SFFD Official: No Marathon Race Staffer Helped Dying Man
SAN FRANCISCO — No emergency medical worker associated with a half marathon held in Golden Gate Park on Sunday attended to a dying runner during the 22 minutes it took for a city ambulance to reach him, a Fire Department official said Tuesday.
|Peter Hass of Orinda|
died after collapsing at the end
of a half marathon in Golden Gate Park.
Hass collapsed near the finish line after running the half marathon in just under two hours. Bystanders, including three city firefighters who also ran in the race, tried to resuscitate him as they waited for proper life-saving equipment and emergency transportation to arrive, said Mindy Talmadge, a spokeswoman for the Fire Department.
The firefighters were "appalled" that the event had no medical staff or basic equipment available near the finish line on South Fork Drive at the west end of the park, Talmadge said.
"Everybody who assisted on the resuscitation effort identified themselves," Talmadge said. "Not one person identified themselves as being part of the event medical team at any point. ... Our members were left reeling from the experience."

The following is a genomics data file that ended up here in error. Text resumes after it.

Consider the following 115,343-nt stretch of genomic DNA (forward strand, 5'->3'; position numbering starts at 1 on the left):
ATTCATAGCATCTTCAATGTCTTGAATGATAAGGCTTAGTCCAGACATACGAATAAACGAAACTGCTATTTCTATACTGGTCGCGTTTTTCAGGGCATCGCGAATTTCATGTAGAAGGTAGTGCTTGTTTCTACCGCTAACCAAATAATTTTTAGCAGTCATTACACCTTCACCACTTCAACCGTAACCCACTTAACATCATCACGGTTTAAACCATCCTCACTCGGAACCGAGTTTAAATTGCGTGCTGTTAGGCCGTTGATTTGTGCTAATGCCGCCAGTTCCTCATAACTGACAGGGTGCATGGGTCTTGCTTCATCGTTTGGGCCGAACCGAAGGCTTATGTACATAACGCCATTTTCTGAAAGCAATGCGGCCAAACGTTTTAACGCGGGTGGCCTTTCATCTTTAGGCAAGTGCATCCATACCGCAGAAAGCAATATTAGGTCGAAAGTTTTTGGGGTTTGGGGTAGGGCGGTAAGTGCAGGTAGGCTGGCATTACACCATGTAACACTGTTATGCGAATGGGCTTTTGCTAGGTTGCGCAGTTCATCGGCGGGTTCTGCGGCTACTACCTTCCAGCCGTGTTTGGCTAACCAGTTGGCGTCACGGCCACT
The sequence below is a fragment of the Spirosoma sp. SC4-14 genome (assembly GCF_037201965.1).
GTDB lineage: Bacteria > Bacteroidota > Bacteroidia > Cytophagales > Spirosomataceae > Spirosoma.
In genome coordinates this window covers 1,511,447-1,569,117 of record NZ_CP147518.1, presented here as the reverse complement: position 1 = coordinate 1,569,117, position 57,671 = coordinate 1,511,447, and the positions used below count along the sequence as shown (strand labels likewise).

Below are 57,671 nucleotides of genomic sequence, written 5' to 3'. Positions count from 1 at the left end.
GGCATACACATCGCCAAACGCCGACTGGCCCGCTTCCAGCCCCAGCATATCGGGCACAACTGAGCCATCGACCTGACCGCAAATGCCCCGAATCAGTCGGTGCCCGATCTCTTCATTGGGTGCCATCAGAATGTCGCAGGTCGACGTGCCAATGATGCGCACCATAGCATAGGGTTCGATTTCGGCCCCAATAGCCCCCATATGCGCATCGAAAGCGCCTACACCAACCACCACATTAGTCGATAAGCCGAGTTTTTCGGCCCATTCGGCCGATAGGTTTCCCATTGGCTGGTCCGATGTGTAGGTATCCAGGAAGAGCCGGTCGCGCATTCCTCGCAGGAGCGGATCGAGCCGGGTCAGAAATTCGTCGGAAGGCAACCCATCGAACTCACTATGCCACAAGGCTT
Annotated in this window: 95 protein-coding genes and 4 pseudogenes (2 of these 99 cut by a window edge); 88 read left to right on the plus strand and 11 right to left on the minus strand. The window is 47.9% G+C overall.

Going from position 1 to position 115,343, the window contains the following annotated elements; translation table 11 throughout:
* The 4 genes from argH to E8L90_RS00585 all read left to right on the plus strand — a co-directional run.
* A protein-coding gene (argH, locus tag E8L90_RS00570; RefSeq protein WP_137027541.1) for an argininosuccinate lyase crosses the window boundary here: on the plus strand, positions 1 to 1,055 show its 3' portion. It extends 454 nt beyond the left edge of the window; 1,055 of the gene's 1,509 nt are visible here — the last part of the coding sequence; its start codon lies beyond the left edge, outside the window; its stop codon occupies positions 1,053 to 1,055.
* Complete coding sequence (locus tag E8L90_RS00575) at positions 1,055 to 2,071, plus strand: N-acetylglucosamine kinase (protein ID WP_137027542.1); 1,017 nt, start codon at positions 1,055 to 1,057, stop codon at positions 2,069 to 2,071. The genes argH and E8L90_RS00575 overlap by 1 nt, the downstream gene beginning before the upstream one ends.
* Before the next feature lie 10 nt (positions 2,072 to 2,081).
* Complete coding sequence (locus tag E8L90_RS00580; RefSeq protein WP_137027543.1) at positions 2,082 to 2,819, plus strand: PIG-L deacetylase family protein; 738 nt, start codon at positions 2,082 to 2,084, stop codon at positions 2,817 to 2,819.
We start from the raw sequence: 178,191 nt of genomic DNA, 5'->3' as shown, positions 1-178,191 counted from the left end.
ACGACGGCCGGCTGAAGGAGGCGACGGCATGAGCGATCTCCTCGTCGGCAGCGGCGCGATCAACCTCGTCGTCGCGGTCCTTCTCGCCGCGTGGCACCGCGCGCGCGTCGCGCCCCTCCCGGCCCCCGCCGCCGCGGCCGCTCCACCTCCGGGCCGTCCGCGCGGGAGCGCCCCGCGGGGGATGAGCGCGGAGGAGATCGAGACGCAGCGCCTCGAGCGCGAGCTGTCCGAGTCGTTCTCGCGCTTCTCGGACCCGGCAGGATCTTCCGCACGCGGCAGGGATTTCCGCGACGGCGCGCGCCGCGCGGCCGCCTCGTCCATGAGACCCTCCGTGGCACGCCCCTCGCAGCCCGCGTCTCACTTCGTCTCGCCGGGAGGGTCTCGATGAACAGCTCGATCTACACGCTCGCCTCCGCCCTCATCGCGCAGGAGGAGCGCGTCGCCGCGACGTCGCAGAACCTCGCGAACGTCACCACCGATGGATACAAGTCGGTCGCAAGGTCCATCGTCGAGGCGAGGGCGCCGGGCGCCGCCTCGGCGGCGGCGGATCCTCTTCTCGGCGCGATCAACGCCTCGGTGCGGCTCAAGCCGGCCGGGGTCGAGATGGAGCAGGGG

Dave Rhody, head of RhodyCo Productions, which produced the event, said Monday that emergency medical technicians based at two tents near the finish line had arrived at the scene and tried to help Hass within five minutes of his collapse. He acknowledged, however, that the event's only hired ambulance had been diverted to another part of the course to help another runner.
A secretary at RhodyCo said Tuesday that Rhody was unavailable for comment.
The incident prompted the city's Department of Emergency Management to open an investigation into whether RhodyCo had met the required medical needs for a large athletic event.
Rob Dudgeon, a deputy director with the agency, said most producers of such events have backup ambulances on hand in case more than one participant is stricken. It does not appear RhodyCo had a second ambulance nearby, he said.
He added, however, that the city does not require that backup ambulances be available.
It took a city Fire Department ambulance 22 minutes to reach Hass, about five times longer than the usual response time, Talmadge said.
She said a combination of incorrect locations from callers and street closures caused by the event led to the delay.
Source Article: San Francisco Chronicle - Link